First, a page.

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Need help Deciding on Raid Set up.

  • NAS / RAID
  • Performance
  • Western Digital
  • Storage
Last response: in Storage
July 23, 2010 7:58:35 PM

Edit: Going to simplify the Question.

I am looking for either redundancy against Physical Failure or Back up against Physical Failure, I'm not worried about viruses or anything.

Performance is just a boost, I'm not a super heavy gamer anymore so I can handle an extra couple seconds load, more of my Pickyness comes down to the FPS, and my Eyefinity set up not the Second or two of Load time. BUT I do worry about losing all of my Data.

So I don't want to go with Raid 1 since its absolutely useless for my application.

I currently have 1 WD 1TB WD1001FALS, Unfortunately one of the more expensive discs compared to other 500 or 640 models, so setting up a Raid 5 or Raid 10 with this disc would require a bit more $$$.

Reason I would not want to use a Raid 0 would be No redundancy between the two discs even if I were to say use two new 500gb in Raid 0 and this disc as a 100% Back up, so at that point I would feel more comfortable just adding 1 more disc and just accepting the 360 or 500GB Slack since 1TB is more then enough for me for life.

I do not plan on blowing 200$+ on a PCI Controller and would be using my Mainboards controller. (Maximus Formula 3)
And I would not have the xtra $ to blow on a UPS.

So bit difficult at this point looking at my Options.

Essentially I am looking to get what Performance I can without risking Data, I want to do a Raid Array because I wouldn't feel as if a Back up disc is going to waste just mirroring my Main disc, Given that though I doing a Raid Array with my hardware circumstances I don't want to risk killing drives needlessly in say Raid 5 or Raid 10, Due to AC failure or Mobo Crash... etc?

More about : deciding raid set

Best solution

July 24, 2010 4:11:45 PM

RAID 1 should be fine but you would have to buy another 1TB drive of that exact model. Then you would need a third drive to back up your computer to. Then create the mirror RAID. Then restore your computer on the RAID.

Unfortunatly creating a RAID destoys the volume (and your data with it) and creates a new one.

The cheapest method might be to get Acronis and buy an external hard drive and then do weekly backups.
July 24, 2010 9:45:55 PM

Thats the best option I'm thinking of right now is just buying a very Large External, 1.5TB or 1TB. Something to do a 100% back up and leave some room to store extra data I don't want on my Main Drive, Movies etc. I already have alot of my Non-Expendable Data, Music, Etc stored on a 250GB External, Reason I don't want to do Raid 1 is it just doesn't increase performance enough to make it beneficial.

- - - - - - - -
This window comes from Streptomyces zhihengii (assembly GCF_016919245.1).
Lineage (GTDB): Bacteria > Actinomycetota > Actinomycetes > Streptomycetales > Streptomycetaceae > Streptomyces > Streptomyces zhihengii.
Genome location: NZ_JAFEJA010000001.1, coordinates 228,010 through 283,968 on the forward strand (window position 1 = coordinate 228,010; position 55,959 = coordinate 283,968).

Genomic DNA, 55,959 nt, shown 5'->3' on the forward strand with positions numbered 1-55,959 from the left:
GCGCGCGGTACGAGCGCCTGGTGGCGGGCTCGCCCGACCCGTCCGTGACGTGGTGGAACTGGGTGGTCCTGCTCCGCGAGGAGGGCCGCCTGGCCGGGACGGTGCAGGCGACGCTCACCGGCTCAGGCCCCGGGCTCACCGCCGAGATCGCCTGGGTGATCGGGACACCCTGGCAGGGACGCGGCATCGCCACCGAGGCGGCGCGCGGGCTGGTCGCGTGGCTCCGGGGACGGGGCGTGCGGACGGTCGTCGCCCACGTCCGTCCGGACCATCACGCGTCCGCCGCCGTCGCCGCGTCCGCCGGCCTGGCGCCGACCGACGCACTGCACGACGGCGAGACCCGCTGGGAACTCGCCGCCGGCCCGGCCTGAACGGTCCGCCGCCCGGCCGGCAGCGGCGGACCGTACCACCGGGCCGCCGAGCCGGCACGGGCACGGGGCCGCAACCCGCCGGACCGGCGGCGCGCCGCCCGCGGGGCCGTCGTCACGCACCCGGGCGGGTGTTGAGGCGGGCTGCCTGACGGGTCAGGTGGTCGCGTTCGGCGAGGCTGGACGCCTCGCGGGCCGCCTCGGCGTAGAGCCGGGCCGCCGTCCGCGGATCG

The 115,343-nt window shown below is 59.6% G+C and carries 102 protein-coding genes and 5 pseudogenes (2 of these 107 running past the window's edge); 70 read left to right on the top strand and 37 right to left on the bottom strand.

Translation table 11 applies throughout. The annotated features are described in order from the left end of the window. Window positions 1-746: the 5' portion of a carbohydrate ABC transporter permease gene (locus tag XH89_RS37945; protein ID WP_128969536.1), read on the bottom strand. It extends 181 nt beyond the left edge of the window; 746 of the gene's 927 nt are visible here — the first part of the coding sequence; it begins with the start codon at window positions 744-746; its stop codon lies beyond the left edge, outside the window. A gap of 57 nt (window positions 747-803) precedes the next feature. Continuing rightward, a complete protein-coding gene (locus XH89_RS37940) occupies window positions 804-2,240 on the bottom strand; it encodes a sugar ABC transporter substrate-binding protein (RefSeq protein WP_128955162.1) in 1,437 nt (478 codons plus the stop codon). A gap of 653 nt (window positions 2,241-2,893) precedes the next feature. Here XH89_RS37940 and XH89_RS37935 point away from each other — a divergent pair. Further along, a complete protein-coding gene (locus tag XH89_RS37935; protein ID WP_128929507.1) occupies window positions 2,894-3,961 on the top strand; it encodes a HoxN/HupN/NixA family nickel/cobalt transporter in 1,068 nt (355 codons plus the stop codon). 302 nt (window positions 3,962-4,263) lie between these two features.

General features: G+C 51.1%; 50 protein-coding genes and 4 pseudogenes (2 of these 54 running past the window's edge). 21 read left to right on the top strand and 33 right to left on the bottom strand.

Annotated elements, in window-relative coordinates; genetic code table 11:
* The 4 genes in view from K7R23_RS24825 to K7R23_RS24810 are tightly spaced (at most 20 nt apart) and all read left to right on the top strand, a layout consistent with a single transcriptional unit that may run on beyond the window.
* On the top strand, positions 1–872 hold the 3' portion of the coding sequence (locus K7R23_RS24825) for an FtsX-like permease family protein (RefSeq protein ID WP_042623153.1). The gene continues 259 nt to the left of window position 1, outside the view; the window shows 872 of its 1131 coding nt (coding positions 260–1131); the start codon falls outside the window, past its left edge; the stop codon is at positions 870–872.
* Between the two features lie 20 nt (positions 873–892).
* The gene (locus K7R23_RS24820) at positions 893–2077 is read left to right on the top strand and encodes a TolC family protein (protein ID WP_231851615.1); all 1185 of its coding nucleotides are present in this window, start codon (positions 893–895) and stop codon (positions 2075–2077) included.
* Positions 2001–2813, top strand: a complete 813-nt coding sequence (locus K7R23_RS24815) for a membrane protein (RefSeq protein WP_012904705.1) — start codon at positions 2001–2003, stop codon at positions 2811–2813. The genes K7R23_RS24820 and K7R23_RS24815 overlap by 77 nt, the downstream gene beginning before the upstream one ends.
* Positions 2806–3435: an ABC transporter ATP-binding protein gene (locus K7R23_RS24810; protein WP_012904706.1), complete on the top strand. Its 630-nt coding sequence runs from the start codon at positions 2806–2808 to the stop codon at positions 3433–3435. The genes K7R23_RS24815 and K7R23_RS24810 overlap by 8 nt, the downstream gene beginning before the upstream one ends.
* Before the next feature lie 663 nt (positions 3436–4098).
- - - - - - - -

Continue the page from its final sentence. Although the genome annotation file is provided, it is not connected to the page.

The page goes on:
If I was to go for raid 1 I would feel alot more comfortable with just a Large External to Back up rather then just a Mirror against Physical faults.

Then if I was already to be buying 1 drive I would at that point basically be thinking Why not buy 1 or 2 more and just go all out for Raid 5 or 10?

Another though I had was Doing a 2x 500GB Raid 0 with my 1TB as Back up.

I just am a bit against buying a big drive for back up since I'm only protecting the system from Physical Faults not anything being stolen or being destroyed by a Virus,

essentially CAN I safely do a Raid 5 or 10, Or Raid 0 + Backup, on an Onboard Controller, Without a UPS, with possibility of say a crash happening.
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July 25, 2010 8:21:37 AM

I found a good deal on New egg for a 1.5TB External, only 89$. I would have been able to find just a bare drive for that price but if I was backing up I would prefer it be Portable =)
July 25, 2010 8:21:48 AM

Best answer selected by evockzi.
a b G Storage
July 25, 2010 4:28:49 PM

> And I would not have the xtra $ to blow on a UPS.

Let me show you something from my primary workstation:

Blackout: 7 times

Time on battery: 11 hours, 48 minutes

"A word to the wise is sufficient." -- Anonymous

July 25, 2010 8:45:31 PM

Also if you have windows 7 professional it has a really good built in backup solution. It's very similar to Acronis backup recovery workstation edition. So you get to save about 80 bucks there.